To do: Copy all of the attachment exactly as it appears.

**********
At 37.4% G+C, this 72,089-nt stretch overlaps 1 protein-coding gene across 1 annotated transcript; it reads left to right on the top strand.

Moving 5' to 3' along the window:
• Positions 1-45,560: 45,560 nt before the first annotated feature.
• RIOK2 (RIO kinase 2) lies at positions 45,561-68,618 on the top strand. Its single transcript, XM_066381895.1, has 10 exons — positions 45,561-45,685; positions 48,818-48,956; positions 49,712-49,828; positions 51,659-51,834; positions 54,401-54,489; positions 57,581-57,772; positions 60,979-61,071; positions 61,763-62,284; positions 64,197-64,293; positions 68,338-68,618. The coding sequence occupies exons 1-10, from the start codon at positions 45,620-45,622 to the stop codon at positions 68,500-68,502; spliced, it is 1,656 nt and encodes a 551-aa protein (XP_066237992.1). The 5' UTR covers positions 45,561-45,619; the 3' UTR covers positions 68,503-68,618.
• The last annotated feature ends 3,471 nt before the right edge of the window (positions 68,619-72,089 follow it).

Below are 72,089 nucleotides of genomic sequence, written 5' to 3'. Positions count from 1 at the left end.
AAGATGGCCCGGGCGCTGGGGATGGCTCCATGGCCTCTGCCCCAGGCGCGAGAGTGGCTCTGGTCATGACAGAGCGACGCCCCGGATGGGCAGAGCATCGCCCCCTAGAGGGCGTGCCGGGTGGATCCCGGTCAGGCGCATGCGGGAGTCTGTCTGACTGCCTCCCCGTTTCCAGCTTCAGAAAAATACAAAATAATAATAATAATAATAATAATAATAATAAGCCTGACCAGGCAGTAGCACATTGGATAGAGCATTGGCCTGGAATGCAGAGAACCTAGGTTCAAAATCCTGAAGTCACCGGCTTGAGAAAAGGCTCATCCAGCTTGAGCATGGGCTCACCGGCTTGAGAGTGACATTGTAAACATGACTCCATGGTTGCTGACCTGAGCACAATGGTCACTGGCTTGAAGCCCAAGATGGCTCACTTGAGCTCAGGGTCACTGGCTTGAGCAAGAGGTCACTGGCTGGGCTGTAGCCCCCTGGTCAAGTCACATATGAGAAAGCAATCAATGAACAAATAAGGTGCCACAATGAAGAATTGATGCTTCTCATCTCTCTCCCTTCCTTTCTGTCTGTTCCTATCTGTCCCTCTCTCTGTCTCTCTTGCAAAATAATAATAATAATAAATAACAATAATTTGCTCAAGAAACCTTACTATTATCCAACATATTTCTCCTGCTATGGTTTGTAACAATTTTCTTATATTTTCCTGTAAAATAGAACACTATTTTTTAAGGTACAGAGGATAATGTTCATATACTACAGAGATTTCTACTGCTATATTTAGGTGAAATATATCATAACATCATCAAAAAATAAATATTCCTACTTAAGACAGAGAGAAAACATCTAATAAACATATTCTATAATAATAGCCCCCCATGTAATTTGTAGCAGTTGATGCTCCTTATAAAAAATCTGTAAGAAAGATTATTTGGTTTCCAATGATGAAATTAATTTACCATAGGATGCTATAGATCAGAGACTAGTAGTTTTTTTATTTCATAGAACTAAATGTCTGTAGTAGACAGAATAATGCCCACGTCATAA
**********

At 37.4% G+C, this 72,089-nt stretch overlaps 1 protein-coding gene across 1 annotated transcript; it reads left to right on the top strand.

Moving 5' to 3' along the window:
• Positions 1-45,560: 45,560 nt before the first annotated feature.
• RIOK2 (RIO kinase 2) lies at positions 45,561-68,618 on the top strand. Its single transcript, XM_066381895.1, has 10 exons — positions 45,561-45,685; positions 48,818-48,956; positions 49,712-49,828; positions 51,659-51,834; positions 54,401-54,489; positions 57,581-57,772; positions 60,979-61,071; positions 61,763-62,284; positions 64,197-64,293; positions 68,338-68,618. The coding sequence occupies exons 1-10, from the start codon at positions 45,620-45,622 to the stop codon at positions 68,500-68,502; spliced, it is 1,656 nt and encodes a 551-aa protein (XP_066237992.1). The 5' UTR covers positions 45,561-45,619; the 3' UTR covers positions 68,503-68,618.
• The last annotated feature ends 3,471 nt before the right edge of the window (positions 68,619-72,089 follow it).

Below are 72,089 nucleotides of genomic sequence, written 5' to 3'. Positions count from 1 at the left end.
AAGATGGCCCGGGCGCTGGGGATGGCTCCATGGCCTCTGCCCCAGGCGCGAGAGTGGCTCTGGTCATGACAGAGCGACGCCCCGGATGGGCAGAGCATCGCCCCCTAGAGGGCGTGCCGGGTGGATCCCGGTCAGGCGCATGCGGGAGTCTGTCTGACTGCCTCCCCGTTTCCAGCTTCAGAAAAATACAAAATAATAATAATAATAATAATAATAATAATAAGCCTGACCAGGCAGTAGCACATTGGATAGAGCATTGGCCTGGAATGCAGAGAACCTAGGTTCAAAATCCTGAAGTCACCGGCTTGAGAAAAGGCTCATCCAGCTTGAGCATGGGCTCACCGGCTTGAGAGTGACATTGTAAACATGACTCCATGGTTGCTGACCTGAGCACAATGGTCACTGGCTTGAAGCCCAAGATGGCTCACTTGAGCTCAGGGTCACTGGCTTGAGCAAGAGGTCACTGGCTGGGCTGTAGCCCCCTGGTCAAGTCACATATGAGAAAGCAATCAATGAACAAATAAGGTGCCACAATGAAGAATTGATGCTTCTCATCTCTCTCCCTTCCTTTCTGTCTGTTCCTATCTGTCCCTCTCTCTGTCTCTCTTGCAAAATAATAATAATAATAAATAACAATAATTTGCTCAAGAAACCTTACTATTATCCAACATATTTCTCCTGCTATGGTTTGTAACAATTTTCTTATATTTTCCTGTAAAATAGAACACTATTTTTTAAGGTACAGAGGATAATGTTCATATACTACAGAGATTTCTACTGCTATATTTAGGTGAAATATATCATAACATCATCAAAAAATAAATATTCCTACTTAAGACAGAGAGAAAACATCTAATAAACATATTCTATAATAATAGCCCCCCATGTAATTTGTAGCAGTTGATGCTCCTTATAAAAAATCTGTAAGAAAGATTATTTGGTTTCCAATGATGAAATTAATTTACCATAGGATGCTATAGATCAGAGACTAGTAGTTTTTTTATTTCATAGAACTAAATGTCTGTAGTAGACAGAATAATGCCCACGTCATAA